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Assurance by William Stafford

You will never be alone, you hear so deep a sound when autumn comes. Yellow pulls across the hills and thrums, or the silence after lightning before it says its names – and then the clouds’ wide-mouthed apologies. You were aimed from birth: you will never be alone. Rain will come, a gutter filled, and […]

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“Lord, it is time. Let the great summer go, Lay your long shadows on the sundials, And over harvest piles let the winds blow. Command the last fruits to be ripe; Grant them some other southern hour, Urge them to completion, and with power Drive final sweetness to the heavy grape. Who’s homeless now, will […]

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You will never be alone, you hear so deep a sound when autumn comes. Yellow pulls across the hills and thrums, or the silence after lightning before it says its names — and then the clouds’ wide-mouthed apologies. You were aimed from birth: you will never be alone. Rain will come, a gutter filled, and […]

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I was fully aware that I was of interest to the interns because of the ways in which doctors had worked on and altered my body. But I wasn’t a car or an experimenter, and I didn’t want to be regarded as such. Eventually, Dr. Elliot understood and complied. “You’re all grown up now,” he […]

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Poster Child Response

But now one summer later, I was hanging out with the popular girls. I was wearing their clothes, which I realized was part of the problem. I was not like my friends.   In Emily Rapp’s memoir, “Poster Child”, we see a first person point of view being used. From reading these chapters, we see […]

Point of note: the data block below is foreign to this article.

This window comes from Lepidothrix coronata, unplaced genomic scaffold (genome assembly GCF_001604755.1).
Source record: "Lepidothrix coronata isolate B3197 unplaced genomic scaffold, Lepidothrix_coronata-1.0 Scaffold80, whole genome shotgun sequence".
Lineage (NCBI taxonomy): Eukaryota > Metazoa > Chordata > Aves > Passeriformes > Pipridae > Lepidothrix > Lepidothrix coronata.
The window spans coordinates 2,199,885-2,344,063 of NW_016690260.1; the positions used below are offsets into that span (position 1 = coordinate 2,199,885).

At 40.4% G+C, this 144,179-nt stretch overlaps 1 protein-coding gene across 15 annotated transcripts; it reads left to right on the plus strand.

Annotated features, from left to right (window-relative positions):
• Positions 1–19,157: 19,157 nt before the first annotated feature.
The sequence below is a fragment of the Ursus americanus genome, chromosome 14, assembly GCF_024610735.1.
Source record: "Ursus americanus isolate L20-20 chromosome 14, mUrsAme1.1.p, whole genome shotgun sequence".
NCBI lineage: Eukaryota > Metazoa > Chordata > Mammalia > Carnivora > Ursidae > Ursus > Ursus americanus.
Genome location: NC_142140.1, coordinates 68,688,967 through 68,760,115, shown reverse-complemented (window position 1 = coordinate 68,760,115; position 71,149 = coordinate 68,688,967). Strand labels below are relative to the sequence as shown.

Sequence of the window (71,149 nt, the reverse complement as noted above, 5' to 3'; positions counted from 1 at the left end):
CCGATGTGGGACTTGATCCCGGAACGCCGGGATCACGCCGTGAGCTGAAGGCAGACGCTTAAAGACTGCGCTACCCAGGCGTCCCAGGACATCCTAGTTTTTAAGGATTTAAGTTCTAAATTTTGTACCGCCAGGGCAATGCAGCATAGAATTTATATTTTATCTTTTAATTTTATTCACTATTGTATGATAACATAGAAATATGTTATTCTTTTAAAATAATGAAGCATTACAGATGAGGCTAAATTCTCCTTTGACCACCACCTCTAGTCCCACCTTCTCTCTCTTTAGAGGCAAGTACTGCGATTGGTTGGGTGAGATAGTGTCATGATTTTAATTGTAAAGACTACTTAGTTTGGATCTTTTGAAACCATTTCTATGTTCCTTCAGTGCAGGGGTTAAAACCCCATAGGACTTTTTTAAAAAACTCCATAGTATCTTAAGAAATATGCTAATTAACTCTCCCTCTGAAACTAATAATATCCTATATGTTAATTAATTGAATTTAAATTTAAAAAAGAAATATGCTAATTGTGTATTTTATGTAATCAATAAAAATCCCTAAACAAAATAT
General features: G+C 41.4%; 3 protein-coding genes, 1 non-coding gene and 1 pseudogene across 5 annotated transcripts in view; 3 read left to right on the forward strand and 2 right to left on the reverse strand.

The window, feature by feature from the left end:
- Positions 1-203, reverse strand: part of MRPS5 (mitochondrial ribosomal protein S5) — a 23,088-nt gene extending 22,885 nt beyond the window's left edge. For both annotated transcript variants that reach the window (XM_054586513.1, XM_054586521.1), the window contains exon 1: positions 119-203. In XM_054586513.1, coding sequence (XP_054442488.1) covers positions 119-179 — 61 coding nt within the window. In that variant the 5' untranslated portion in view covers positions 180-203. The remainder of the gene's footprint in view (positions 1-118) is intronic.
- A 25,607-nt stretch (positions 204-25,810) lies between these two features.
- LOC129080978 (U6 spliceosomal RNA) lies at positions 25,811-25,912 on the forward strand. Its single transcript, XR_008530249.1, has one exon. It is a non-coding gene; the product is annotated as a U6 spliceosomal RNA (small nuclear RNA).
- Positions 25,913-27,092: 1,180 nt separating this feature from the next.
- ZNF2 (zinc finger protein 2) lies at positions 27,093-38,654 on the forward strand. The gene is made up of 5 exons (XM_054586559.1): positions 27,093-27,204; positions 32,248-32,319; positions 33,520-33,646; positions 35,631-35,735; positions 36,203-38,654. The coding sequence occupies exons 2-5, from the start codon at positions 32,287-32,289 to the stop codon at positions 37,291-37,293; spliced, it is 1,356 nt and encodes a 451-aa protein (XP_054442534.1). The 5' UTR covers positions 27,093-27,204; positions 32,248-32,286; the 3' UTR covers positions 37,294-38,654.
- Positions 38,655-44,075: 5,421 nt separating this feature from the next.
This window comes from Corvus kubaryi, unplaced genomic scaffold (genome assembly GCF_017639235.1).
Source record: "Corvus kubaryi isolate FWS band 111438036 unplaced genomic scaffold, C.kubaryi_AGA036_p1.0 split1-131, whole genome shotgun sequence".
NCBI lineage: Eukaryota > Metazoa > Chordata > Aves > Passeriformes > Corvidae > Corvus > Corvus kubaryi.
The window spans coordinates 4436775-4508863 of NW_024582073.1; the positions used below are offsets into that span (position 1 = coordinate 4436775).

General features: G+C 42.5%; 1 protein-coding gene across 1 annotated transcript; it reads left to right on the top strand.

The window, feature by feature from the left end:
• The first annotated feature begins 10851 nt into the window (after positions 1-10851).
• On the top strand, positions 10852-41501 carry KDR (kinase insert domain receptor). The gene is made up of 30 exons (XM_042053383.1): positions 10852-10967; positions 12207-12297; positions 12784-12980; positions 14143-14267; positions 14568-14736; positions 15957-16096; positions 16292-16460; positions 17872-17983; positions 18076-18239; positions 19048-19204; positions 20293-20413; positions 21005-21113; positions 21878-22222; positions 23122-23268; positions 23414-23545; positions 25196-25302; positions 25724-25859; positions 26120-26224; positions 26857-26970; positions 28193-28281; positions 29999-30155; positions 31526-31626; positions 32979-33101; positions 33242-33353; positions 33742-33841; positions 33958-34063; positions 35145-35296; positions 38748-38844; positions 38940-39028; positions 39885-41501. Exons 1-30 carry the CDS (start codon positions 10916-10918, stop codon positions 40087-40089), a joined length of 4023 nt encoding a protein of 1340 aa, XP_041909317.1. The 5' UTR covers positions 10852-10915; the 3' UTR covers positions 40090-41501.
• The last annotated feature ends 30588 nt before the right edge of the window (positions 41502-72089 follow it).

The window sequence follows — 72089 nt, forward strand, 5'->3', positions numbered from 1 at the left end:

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Point of View

“…the summer I agreed to do things I didn’t want to do and laughed at jokes that weren’t funny. I had just turned sixteen, and what I wanted more than anything else in life was to be beautiful. I didn’t care about being smart, successful, or good. In fact, I believed that beauty was the […]

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“Poster Child”: An Analysis

I had agreed to wear this skirt because it was the summer of 1990: the summer I agreed to do things I didn’t want to do and laughed at jokes that weren’t funny.  I had just turned sixteen, and what I wanted more than anything else in life was to be beautiful.  I didn’t care […]

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Openmouthed, Ashley looked at Melissa. Melissa stared at her. Ashley shut her mouth, stepped out of the car, and slid into the backseat with me. She looked up at Melissa and then scooped up the puke with Melissa’s expensive sweater. I felt as though I had won some unnamed battle, that this round in the invisible […]

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Point of view response

My face burned. I adored the vets, but I was not a man or a war veteran. I was a girl on the verge of becoming a woman (pg. 112) Emily Rapp uses first person in her memoir, Poster Child. The use of first person is important because it is really a great technique to draw a […]

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“That  girl was trying to tell me something, but whatever she had to say, I didn’t want to hear it.” In Poster child, Emily Rapp does an amazing job of articulating the feelings of herself and other characters in past tense and juxtaposing them with the feelings and ideas she currently holds. Doing so allows […]